Every October is Sensory Awareness Month, which makes this a perfect time to consider those children who struggle with sensory processing each day. Sensory processing refers to the way we receive messages from our senses and respond functionally. Sensory Processing Disorder, or SPD, affects 5-16 percent of school-aged children. It’s a condition that can dramatically influence the way we process everyday information. Of course, that can have a big effect on learning – something we occasionally see here at Huntington Learning Center of Newark, DE. However, it can also affect the pre-bedtime routine and sleep itself. Here are some tips for making bedtime a smoother process.
What is Sensory Processing Disorder?
Sensory processing disorder is a neurophysiologic state whereby sensory input either from the environment or our body is not properly detected and interpreted. The result is a neurological roadblock that prevents the brain from managing input properly. Whereas some people have impaired sight or hearing, people with SPD detect the vision or sound but may want to avoid or overuse it. The result is someone who doesn’t always feel safe, comfortable and in control.
Bedtime SPD Basics
The inappropriate responses to this sensory input mean children have unique learning and life needs. A family’s love and care are crucial when it comes to managing the basics of life. Something as simple as bedtime can be a difficult process. Experts know there are useful ways to manage sleep for sensory-seekers and sensory-avoiders.
Hypersensitive kids get overwhelmed at bedtime. They tend to spend energy avoiding things that overwhelm them. Hyposensitive children are under-sensitive to inputs and may be groggy or disconnected. There’s more to sensory processing disorder than seeking out or avoiding situations, so extra tutoring, therapy and a proper diet can help.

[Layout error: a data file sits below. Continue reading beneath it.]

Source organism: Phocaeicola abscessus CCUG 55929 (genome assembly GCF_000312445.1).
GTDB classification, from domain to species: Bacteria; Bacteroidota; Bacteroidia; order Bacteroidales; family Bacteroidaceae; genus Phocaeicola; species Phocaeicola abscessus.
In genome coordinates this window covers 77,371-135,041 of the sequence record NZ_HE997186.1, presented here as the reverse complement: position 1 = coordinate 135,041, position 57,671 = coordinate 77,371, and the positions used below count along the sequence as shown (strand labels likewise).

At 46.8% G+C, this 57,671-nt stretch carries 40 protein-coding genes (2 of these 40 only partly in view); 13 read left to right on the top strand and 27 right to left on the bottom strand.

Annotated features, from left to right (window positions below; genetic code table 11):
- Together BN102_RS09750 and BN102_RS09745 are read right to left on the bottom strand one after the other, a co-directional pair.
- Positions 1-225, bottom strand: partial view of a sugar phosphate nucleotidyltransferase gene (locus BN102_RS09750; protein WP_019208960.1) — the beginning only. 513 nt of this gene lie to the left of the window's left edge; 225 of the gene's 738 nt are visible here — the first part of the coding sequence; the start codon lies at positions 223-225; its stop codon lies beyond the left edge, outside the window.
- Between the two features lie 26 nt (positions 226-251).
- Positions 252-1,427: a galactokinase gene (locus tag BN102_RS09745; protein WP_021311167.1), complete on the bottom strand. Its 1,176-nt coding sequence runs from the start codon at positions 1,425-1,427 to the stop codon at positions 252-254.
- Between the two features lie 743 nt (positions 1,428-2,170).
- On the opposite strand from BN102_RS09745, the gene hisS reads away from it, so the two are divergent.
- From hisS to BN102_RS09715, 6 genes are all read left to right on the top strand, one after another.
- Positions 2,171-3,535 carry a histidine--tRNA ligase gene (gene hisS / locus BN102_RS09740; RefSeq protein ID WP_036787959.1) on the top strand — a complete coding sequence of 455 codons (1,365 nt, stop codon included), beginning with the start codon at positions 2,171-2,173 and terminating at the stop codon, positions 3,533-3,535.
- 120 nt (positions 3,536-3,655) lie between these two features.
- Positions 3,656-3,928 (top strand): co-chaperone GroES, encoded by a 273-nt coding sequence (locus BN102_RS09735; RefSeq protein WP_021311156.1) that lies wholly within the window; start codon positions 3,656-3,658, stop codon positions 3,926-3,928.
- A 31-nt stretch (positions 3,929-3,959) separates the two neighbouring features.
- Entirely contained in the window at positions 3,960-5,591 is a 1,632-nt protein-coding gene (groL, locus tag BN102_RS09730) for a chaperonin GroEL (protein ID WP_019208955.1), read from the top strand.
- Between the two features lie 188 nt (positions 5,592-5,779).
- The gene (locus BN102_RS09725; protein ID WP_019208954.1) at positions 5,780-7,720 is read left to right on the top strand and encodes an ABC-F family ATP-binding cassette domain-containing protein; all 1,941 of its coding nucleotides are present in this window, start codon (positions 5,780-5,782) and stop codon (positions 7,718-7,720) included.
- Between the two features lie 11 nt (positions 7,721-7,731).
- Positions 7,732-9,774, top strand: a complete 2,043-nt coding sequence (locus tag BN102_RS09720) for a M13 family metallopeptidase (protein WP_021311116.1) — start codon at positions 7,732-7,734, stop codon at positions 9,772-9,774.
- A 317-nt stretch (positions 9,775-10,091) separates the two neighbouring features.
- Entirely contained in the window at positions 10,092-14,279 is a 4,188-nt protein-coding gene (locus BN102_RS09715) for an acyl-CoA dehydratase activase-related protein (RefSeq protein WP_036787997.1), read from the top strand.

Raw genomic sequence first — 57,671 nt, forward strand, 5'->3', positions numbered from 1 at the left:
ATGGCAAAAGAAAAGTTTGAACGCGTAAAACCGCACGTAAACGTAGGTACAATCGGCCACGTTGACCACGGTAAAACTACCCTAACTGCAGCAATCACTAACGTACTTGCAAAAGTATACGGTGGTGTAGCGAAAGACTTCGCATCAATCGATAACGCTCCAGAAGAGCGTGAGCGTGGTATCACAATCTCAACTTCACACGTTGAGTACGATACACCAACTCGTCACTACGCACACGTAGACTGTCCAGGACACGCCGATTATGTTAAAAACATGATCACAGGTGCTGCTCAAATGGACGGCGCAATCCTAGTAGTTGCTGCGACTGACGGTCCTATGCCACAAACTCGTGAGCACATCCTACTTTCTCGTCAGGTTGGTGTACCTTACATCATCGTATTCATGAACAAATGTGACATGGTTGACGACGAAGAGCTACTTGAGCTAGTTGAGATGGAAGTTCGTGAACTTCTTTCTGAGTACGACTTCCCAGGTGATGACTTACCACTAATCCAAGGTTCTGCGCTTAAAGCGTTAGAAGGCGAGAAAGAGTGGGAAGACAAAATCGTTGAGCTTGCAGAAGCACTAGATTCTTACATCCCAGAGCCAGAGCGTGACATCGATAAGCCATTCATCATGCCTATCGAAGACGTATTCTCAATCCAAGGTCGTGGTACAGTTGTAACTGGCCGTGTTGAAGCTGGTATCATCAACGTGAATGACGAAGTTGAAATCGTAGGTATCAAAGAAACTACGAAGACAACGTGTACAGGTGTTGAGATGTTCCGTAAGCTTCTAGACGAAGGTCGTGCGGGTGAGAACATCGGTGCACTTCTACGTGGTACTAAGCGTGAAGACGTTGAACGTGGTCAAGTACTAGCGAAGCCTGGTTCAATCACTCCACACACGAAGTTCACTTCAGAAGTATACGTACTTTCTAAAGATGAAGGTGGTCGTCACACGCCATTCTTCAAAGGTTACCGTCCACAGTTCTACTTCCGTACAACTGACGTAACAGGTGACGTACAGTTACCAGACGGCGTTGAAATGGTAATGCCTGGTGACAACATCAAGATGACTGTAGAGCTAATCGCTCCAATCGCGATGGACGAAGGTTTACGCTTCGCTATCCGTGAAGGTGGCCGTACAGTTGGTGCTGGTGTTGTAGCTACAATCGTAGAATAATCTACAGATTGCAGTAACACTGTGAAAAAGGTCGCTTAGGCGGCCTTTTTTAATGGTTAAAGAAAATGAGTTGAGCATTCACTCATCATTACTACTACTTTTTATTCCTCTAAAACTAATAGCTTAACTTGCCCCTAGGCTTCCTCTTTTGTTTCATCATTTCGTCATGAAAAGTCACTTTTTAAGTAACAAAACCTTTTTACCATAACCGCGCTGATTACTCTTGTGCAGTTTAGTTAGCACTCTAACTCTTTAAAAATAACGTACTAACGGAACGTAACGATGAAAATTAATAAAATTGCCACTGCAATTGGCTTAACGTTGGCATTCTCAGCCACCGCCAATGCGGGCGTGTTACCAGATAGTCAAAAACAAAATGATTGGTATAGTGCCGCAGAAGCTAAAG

Knowing Bedtime Needs
Bedtime routines are important for any child, but especially those with sensory processing disorder. Parents should not be overlooked, either. Everyone who is more relaxed is better equipped to face the challenges of nighttime and get a better night’s sleep. The more you can help your child self-regulate their schedules the better.
The night routine is more than just what happens at night. Events during the day impact how the night routine will go, so it’s important to monitor what happens to your child all day long. Quality learning, proper exercise, nutritional food and sensory-friendly activities can all play a part in how the nighttime routine and subsequent sleep will go. Other sleep disrupters include sleep apnea, restless leg syndrome and acid reflux.
Like any disorder that can be a challenge, there are also ways to manage it. Working together with healthcare professionals, you can create a bedtime routine that will work for everyone when you understand the signs and look for recurring signals.
Date: Tuesday, October 13